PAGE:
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Power to the EU citizen

By George Markopouliotis
As a citizenship shared by all Europeans, complementing and not replacing national citizenships, EU citizenship embodies shared rights and values as well as the rich diversity of a Union of different nationalities and languages.

Any person who holds the nationality of an EU Member State is also an EU citizen. It is a valuable status which gives citizens many freedoms such as free movement, consular protection, and the right to vote and stand as candidates in municipal and European Parliament elections wherever they live in the European Union.

Ensuring that EU citizenship rights are effective in practice is an important priority for the European Commission and it recently released its latest report on EU citizenship.

According to this report, 87 % of Europeans are aware of their status as EU citizens. Four out of five Europeans cherish the right to free movement that allows them to live, work, study and do business anywhere in the EU. However, a lack of awareness means EU citizens do not fully exercise their right to vote in European and local elections, and many are unaware of their right to consular protection from other Member States’ embassies.

The European Commission is doing its best to promote the rights and the values that come with EU citizenship.

For example, last July, the EU adopted legislation that will cut costs and formalities for citizens who need to present a public document in another EU country. Currently, citizens moving to or living in another EU country often have to obtain a stamp to prove that their public documents (such as a birth, marriage or death certificate) are authentic.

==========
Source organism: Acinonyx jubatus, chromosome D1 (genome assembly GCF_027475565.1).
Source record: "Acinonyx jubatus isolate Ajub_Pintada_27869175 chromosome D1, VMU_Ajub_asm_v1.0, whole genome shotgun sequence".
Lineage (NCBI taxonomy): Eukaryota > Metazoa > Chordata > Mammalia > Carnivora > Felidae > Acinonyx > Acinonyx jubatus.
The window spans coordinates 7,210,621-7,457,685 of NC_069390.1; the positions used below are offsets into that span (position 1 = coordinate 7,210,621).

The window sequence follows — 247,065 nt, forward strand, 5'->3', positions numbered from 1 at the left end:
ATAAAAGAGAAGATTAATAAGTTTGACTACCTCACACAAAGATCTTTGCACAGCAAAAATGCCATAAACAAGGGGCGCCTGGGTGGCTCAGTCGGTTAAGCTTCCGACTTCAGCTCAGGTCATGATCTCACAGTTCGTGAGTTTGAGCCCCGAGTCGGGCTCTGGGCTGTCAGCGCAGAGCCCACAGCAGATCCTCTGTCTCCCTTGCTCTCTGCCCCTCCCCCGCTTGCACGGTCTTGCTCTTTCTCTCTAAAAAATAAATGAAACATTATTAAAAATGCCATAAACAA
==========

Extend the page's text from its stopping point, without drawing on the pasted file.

Under the new regulation, this stamp and the bureaucratic procedures linked to it will no longer be required when presenting public documents issued in one EU country to the authorities of another EU country. Member States must put these measures in place before December 2018.

Child protection in cross-border family proceedings is another area where the Commission has taken action.

Cross-border disputes on family matters have increased in the EU in line with the rising number of international families (16 million).

Since 2005, European law facilitates EU judicial cooperation in matrimonial matters and matters of parental responsibility, including custody, access rights and child abduction.

The European Commission recently proposed revised rules to speed up the legal and administrative proceedings and ensure that the child’s best interest is always taken into account.

Looking forward, the European Commission will conduct an EU-wide information and awareness raising campaign on EU citizenship rights and it will safeguard the essence of EU citizenship and its inherent values; more specifically it will produce a report on national schemes granting EU citizenship to investors describing the Commission’s action in this area, current national law and practices, and providing some guidance for Member States.

EU citizenship and the rights it confers lie at the heart of the European Union. We will work hard to empower citizens to know more about their EU rights and use them more easily.

George Markopouliotis is head of the European Commission Representation in Cyprus

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2 comments

  1. I’m glad to have my EU citizenship. Times have been tough but I know they will improve for us all.

    The most worthwhile things in life require commitment through both good and bad times.

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